- Last Updated on 08:16 AM 10/23/13
- BY Cheryl Watts
By Cheryl Watts
A trustee pretty much has a thankless job.
I’m an avid newspaper reader, so I read not only the newsworthy reports of the school board meetings and related articles on local and state issues relative to our schools, but I also read the letters concerned and/or disgruntled citizens write. I realize that these folks usually have a specific issue on their minds, or perhaps a decision made by the board affected a relative or friend working at a specific school or in a specific job at that school.
We all must keep in mind that these eight trustees, along with all the teachers, office personnel and other personnel all have one primary goal: to provide the very best education possible for the school system’s 5,600 plus students.
This includes consideration of every age group, every subject studied, every achievement level of every age group, every state requirement, every safety issue, every personnel issue, every sports concern, every extracurricular issue, every building that needs repair, every…oh well, you get the idea.
And to make it all interesting, they have to come up with a budget to do all this with limited funds that just can’t be stretched to cover all the necessities.
Imagine the time invested by the trustees in order to accomplish all this – marathon board meetings ending at 11 p.m. or later, plus called meetings to cover student and staff personnel issues. Then there’s time spent educating themselves on the issues, time spent in workshops and conferences at the state level, etc.
Some trustees who are able to regularly visit the schools, both during school hours and at sports and other special events and meetings after school hours.
How much citizen support do these folks get?
Although I don’t attend all school board meetings, as I should, I go enough to know that few people actually attend the meetings in relation to the number of people who should have a vested interest.
In the past couple of years, and especially now with elections coming up, I’ve come to realize at the actual meetings and through letters to the newspapers, how little consideration and appreciation is given to the school board.
That being said, I would like to comment on some of the issues the trustees have faced (with or without the citizens actual knowledge of such:)
The lunch money issue
It’s been addressed but keeps popping up, as recently as a late September letter in the papers. This should be a non-issue. It certainly shouldn’t be an issue blamed on the school, the principal or the school board.
Parents and their children have options. There is no reason a child should go without lunch. You can pay for your child’s lunch or you can pack your child’s lunch. If needed you can qualify for reduced price lunches or free lunches. There is no reason that someone besides the parent should be responsible for seeing that their child has lunch. Have a checklist if necessary, does my child have his clothes on, does he have his homework, and does he have his money for his lunch?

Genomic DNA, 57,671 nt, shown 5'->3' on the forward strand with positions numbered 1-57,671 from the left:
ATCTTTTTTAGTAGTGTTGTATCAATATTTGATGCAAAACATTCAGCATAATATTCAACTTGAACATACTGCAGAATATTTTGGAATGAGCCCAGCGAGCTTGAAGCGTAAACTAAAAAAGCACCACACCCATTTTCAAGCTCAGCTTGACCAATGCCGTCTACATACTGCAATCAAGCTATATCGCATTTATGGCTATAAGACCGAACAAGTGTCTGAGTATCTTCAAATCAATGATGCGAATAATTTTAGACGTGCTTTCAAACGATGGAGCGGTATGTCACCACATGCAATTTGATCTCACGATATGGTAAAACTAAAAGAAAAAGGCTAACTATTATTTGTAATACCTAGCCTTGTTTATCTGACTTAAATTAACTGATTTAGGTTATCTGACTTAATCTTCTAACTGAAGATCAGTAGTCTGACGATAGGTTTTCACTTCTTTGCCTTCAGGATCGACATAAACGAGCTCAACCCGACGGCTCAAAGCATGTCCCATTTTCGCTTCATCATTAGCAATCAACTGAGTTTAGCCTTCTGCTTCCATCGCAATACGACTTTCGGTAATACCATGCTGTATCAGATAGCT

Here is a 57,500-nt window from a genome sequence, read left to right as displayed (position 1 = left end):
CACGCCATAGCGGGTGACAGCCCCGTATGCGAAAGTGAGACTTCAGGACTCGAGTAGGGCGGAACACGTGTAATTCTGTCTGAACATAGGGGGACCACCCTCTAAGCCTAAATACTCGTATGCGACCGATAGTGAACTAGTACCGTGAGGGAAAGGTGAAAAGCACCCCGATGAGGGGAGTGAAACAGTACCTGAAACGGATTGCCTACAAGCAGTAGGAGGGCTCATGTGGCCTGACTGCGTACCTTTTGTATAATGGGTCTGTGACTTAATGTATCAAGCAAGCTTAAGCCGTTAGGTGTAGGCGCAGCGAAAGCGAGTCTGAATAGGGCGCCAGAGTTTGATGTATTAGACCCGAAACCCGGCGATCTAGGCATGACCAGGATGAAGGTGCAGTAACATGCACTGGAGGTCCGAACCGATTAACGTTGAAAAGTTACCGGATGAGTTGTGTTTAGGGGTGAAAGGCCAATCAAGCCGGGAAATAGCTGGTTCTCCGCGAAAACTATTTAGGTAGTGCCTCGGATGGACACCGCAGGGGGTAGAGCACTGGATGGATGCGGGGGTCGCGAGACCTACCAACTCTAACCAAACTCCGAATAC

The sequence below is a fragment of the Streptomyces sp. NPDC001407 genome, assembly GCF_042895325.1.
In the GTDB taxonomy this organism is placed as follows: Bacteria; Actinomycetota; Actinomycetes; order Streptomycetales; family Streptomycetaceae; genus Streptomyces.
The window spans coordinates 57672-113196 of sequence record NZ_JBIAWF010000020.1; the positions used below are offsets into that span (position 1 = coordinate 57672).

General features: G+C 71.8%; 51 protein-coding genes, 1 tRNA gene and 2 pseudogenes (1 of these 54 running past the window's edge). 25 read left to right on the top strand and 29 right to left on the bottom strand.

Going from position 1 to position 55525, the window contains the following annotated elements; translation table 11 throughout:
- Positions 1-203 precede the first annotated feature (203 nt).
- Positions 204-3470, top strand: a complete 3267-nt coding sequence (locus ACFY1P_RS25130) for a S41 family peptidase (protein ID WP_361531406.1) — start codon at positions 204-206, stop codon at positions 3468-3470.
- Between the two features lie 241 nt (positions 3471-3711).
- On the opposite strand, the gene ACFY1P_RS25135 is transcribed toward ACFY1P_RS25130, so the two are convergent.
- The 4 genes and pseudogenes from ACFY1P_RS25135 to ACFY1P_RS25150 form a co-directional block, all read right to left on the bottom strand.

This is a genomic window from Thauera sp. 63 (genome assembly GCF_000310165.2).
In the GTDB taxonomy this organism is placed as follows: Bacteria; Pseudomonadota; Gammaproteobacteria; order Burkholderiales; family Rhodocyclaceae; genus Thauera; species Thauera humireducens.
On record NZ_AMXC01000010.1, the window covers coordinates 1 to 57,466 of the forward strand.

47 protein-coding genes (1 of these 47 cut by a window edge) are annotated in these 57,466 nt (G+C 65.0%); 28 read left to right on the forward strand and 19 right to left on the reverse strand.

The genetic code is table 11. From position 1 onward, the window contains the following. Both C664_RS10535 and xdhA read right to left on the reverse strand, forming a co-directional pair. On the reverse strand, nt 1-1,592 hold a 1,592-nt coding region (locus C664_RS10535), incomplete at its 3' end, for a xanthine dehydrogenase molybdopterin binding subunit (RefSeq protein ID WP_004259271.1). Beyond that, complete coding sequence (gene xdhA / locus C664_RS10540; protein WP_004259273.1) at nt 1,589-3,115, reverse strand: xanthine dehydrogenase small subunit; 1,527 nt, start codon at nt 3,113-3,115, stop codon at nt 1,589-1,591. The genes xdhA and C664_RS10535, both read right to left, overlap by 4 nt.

Unless a parent makes a habit of not providing for his child’s lunch, I’m sure that observant teachers have on occasion paid for a lunch. If so, did you reimburse them?
The younger the child, the more diligent the parent should be on the issue.
This year’s new transportation plan
Parents brought concerns to the attention of the superintendent and trustees (mostly without the ranting and raving). Discussion ensued, and changes were made. This is how things should progress, right?
Recent salary adjustments
Recent salary adjustments were made when it was discovered that some salaries were not in alignment with those of peers who had the same qualification and years of experience.
There were questions about what to do about it. Some people said it would be bad for morale to make those changes. I understand that a few people were making less than they should have. Who would not want this corrected?
There were more who were being paid more than they should have been. Perhaps this was accidental, or perhaps it was the result of favoritism of some sort. The worst thing in the world for morale is having this discovery made known to those peers who haven’t been making the higher amount.
In either case, why would it be wrong to correct an inequity? It couldn’t be done in a one-sided manner. If you raise the pay for those who deserve it and make no correction in those who have been overpaid, you will be responsible for continuing an injustice for as long as those people are in the school system. They would continue to get raises on what they have already been overpaid, the same rate of raise as those making their current rate of pay.
If their peers were not aware of this inequity, they certainly would have been after all the salaries were listed in the paper this year. I was in the school system for 15 years, and I can attest to the fact that all of those peers would have definitely had morale issues.